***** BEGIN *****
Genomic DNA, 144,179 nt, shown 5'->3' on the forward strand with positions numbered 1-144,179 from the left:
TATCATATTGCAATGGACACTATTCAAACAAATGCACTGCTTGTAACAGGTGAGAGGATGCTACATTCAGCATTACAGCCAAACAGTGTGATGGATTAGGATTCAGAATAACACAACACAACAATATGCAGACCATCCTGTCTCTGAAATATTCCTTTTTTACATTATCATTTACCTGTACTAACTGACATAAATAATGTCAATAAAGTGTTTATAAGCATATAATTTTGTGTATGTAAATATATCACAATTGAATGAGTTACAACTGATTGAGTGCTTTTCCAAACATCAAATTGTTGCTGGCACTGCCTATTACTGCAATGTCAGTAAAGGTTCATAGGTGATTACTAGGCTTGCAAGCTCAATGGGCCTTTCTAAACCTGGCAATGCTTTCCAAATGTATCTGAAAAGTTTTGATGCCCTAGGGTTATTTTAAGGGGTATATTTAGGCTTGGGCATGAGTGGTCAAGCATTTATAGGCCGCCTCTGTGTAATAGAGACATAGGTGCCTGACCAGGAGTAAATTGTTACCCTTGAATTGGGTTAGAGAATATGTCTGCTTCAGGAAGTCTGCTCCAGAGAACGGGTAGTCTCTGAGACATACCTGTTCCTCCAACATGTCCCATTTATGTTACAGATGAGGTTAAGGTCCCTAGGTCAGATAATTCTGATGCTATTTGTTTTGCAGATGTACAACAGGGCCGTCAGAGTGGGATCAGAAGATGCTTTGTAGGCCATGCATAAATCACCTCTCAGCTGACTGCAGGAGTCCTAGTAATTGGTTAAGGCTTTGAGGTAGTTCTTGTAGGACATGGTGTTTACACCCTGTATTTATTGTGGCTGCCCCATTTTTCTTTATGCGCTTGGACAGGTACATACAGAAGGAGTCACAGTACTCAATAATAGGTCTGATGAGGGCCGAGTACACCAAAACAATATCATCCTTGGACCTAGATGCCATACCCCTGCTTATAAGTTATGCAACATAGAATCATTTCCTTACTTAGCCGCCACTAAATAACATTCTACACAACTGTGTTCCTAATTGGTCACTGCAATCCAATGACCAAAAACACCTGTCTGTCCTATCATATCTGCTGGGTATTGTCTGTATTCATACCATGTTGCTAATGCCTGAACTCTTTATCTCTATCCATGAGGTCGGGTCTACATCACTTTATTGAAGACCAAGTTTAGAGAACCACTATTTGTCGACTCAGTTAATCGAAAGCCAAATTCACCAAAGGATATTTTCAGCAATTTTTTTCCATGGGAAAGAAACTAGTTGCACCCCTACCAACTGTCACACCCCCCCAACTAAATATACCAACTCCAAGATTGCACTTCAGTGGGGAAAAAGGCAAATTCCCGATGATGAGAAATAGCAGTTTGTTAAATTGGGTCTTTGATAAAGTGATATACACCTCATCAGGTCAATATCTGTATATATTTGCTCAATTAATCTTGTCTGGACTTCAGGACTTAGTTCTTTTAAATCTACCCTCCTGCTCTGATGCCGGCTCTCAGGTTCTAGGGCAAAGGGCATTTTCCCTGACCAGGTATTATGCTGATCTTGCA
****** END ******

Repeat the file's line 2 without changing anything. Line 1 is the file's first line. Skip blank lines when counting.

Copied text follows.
TATCATATTGCAATGGACACTATTCAAACAAATGCACTGCTTGTAACAGGTGAGAGGATGCTACATTCAGCATTACAGCCAAACAGTGTGATGGATTAGGATTCAGAATAACACAACACAACAATATGCAGACCATCCTGTCTCTGAAATATTCCTTTTTTACATTATCATTTACCTGTACTAACTGACATAAATAATGTCAATAAAGTGTTTATAAGCATATAATTTTGTGTATGTAAATATATCACAATTGAATGAGTTACAACTGATTGAGTGCTTTTCCAAACATCAAATTGTTGCTGGCACTGCCTATTACTGCAATGTCAGTAAAGGTTCATAGGTGATTACTAGGCTTGCAAGCTCAATGGGCCTTTCTAAACCTGGCAATGCTTTCCAAATGTATCTGAAAAGTTTTGATGCCCTAGGGTTATTTTAAGGGGTATATTTAGGCTTGGGCATGAGTGGTCAAGCATTTATAGGCCGCCTCTGTGTAATAGAGACATAGGTGCCTGACCAGGAGTAAATTGTTACCCTTGAATTGGGTTAGAGAATATGTCTGCTTCAGGAAGTCTGCTCCAGAGAACGGGTAGTCTCTGAGACATACCTGTTCCTCCAACATGTCCCATTTATGTTACAGATGAGGTTAAGGTCCCTAGGTCAGATAATTCTGATGCTATTTGTTTTGCAGATGTACAACAGGGCCGTCAGAGTGGGATCAGAAGATGCTTTGTAGGCCATGCATAAATCACCTCTCAGCTGACTGCAGGAGTCCTAGTAATTGGTTAAGGCTTTGAGGTAGTTCTTGTAGGACATGGTGTTTACACCCTGTATTTATTGTGGCTGCCCCATTTTTCTTTATGCGCTTGGACAGGTACATACAGAAGGAGTCACAGTACTCAATAATAGGTCTGATGAGGGCCGAGTACACCAAAACAATATCATCCTTGGACCTAGATGCCATACCCCTGCTTATAAGTTATGCAACATAGAATCATTTCCTTACTTAGCCGCCACTAAATAACATTCTACACAACTGTGTTCCTAATTGGTCACTGCAATCCAATGACCAAAAACACCTGTCTGTCCTATCATATCTGCTGGGTATTGTCTGTATTCATACCATGTTGCTAATGCCTGAACTCTTTATCTCTATCCATGAGGTCGGGTCTACATCACTTTATTGAAGACCAAGTTTAGAGAACCACTATTTGTCGACTCAGTTAATCGAAAGCCAAATTCACCAAAGGATATTTTCAGCAATTTTTTTCCATGGGAAAGAAACTAGTTGCACCCCTACCAACTGTCACACCCCCCCAACTAAATATACCAACTCCAAGATTGCACTTCAGTGGGGAAAAAGGCAAATTCCCGATGATGAGAAATAGCAGTTTGTTAAATTGGGTCTTTGATAAAGTGATATACACCTCATCAGGTCAATATCTGTATATATTTGCTCAATTAATCTTGTCTGGACTTCAGGACTTAGTTCTTTTAAATCTACCCTCCTGCTCTGATGCCGGCTCTCAGGTTCTAGGGCAAAGGGCATTTTCCCTGACCAGGTATTATGCTGATCTTGCA